No problem. I found something that I think will work for you at the site I mentioned before. Look for "Product ID: 370386161" . Wth free shipping is less than 20 bucks if you go with free but slooooow shipping. Worth a shot at that price, I think. As I mentioned before, the HDTV frequencies comes quite close to the desired bands, and even though I know that this is not the intended purpose for these antennas, they work! Additionally though, the model i pointed out is available with an SMA connector like the HP has. This is key because the SMA is not very common and many of the readily found antennas at specialty dealers, such as ScannerWorld, or ScannerMaster require adapters for this receiver. I avoid adapters; the radio communications we listen to are both mobile and relatively weak, so any signal attenuation is usually a problem.
I should point out that this all got started because I added a HDTV tuner to my car. It came with a magnet mount antenna that like the HP used SMA. Even though the antenna that I got with the TV tuner is only about six inches high, it got me thinking that I would like to improve the reception of the HP, which I was using in the car with its original antenna. Anyway, since it seemed i would have to use a splitter I sought an antenna which either some dB's of gain to overcome the loss. I was pleasantly surprised to find that it all worked really well. I suspect that since HDTV is digital, part of the reason that this works for me is that there are many digital trunked systems in my area and while there is an improvement on analog systems compared to having the antenna inside the vehicle, the setup seems really good with digital systems. And isn't everything going digital?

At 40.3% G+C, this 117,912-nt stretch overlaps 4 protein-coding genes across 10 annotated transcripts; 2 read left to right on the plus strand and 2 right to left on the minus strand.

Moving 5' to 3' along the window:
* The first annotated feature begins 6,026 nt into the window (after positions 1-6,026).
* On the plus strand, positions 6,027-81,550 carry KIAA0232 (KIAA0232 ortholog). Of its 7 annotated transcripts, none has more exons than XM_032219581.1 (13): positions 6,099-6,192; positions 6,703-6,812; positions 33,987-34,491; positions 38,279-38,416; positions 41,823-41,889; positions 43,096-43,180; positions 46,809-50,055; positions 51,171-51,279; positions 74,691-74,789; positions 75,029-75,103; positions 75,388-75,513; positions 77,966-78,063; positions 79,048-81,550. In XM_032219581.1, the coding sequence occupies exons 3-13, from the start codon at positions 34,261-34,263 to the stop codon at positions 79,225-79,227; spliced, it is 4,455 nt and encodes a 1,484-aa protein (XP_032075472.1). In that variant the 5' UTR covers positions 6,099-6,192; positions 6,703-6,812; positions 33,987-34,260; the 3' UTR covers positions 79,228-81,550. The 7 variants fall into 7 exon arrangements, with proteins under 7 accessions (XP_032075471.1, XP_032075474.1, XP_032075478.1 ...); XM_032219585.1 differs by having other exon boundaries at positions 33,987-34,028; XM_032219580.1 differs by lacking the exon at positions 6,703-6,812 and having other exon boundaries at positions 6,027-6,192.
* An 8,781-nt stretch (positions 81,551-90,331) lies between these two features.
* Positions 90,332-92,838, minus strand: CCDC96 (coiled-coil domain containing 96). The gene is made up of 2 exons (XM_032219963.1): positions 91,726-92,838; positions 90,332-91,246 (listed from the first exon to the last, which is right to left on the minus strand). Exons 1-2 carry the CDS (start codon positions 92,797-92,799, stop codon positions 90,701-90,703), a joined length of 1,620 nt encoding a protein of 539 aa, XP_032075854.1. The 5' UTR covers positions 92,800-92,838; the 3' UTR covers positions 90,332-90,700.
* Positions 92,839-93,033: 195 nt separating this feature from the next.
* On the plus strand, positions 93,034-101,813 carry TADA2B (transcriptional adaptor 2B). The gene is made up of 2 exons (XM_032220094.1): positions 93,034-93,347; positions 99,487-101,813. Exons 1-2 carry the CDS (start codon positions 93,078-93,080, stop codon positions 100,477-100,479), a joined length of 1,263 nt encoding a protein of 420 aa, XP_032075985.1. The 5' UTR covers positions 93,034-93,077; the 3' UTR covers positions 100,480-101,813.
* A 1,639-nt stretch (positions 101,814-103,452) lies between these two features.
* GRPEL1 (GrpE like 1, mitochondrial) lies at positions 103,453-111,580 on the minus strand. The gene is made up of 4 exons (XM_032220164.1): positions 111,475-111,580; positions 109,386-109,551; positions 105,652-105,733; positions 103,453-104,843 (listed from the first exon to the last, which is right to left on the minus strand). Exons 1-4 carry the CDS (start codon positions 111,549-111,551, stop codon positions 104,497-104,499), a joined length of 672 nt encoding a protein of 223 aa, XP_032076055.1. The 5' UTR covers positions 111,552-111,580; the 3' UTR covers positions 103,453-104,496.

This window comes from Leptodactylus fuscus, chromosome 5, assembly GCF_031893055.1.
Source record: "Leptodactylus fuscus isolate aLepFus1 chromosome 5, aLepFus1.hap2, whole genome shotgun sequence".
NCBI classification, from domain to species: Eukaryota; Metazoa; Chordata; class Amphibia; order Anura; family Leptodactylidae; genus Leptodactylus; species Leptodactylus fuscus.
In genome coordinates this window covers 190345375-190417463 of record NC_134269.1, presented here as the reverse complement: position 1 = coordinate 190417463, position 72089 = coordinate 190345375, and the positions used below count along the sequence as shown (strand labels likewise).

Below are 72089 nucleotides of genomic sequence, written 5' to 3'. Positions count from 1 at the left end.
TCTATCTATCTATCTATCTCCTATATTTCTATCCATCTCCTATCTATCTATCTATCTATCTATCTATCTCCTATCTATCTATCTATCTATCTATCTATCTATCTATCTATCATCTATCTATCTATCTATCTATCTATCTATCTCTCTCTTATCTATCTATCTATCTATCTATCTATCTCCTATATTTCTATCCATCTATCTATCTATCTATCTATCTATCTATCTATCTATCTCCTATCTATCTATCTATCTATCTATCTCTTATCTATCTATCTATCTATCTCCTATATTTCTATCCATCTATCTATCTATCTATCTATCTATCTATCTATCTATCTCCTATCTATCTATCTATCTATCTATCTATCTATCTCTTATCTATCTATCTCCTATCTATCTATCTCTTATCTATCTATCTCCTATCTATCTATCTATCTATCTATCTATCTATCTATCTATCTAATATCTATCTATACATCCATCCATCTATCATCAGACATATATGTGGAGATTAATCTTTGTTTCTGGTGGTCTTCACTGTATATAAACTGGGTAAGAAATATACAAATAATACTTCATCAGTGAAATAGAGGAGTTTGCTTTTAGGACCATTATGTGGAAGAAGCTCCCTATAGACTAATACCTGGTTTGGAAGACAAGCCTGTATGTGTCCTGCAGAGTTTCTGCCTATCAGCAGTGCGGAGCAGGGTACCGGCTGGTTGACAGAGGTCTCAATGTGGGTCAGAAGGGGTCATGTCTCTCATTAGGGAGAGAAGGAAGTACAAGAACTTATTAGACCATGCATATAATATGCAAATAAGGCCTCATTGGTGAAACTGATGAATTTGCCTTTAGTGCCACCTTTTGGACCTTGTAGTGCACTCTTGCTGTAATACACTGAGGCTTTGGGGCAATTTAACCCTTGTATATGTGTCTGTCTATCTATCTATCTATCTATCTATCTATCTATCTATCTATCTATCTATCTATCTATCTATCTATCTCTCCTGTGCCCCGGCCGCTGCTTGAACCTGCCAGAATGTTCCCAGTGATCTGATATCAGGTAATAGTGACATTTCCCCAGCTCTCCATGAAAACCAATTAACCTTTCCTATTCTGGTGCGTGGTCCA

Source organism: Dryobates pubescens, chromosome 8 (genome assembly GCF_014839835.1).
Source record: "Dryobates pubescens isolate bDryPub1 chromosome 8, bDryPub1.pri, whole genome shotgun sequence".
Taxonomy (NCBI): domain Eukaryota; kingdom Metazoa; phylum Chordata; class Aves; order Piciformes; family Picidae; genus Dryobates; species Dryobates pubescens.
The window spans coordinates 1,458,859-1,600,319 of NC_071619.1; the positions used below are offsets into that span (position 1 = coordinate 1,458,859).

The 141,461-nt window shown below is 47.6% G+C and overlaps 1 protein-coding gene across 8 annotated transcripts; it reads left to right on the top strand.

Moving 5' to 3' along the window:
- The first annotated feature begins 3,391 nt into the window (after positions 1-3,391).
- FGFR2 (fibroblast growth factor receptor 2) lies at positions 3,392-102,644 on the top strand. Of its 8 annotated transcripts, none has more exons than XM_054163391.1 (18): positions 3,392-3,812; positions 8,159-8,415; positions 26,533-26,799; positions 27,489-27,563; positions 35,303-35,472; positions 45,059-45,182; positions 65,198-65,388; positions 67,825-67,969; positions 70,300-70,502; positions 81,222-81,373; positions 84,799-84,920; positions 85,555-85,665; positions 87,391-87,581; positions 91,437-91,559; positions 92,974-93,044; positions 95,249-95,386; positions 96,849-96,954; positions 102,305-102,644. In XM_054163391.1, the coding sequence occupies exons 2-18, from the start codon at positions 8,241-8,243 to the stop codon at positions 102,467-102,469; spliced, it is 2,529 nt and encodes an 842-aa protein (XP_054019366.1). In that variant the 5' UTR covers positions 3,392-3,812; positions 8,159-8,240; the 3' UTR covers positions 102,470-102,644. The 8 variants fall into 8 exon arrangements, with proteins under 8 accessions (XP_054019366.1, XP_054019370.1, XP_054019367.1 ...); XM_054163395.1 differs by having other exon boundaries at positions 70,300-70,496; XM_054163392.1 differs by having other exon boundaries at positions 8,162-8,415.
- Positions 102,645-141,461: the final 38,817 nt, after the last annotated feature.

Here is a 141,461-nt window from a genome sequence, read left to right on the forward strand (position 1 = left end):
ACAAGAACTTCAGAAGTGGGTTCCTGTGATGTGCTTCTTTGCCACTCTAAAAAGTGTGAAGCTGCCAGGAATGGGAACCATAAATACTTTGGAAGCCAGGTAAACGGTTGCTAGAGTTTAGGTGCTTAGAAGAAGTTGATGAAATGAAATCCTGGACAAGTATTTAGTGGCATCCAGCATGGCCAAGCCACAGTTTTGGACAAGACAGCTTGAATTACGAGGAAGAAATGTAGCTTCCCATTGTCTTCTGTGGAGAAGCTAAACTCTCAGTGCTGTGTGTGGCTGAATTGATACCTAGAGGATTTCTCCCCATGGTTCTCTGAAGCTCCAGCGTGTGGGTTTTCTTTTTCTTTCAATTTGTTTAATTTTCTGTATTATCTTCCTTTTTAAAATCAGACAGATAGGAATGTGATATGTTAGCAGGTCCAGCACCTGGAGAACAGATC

I said "they" work above because the HP reception is better even when using the magnet mount, un-amplfied antenna that came with the mobile HDTV kit.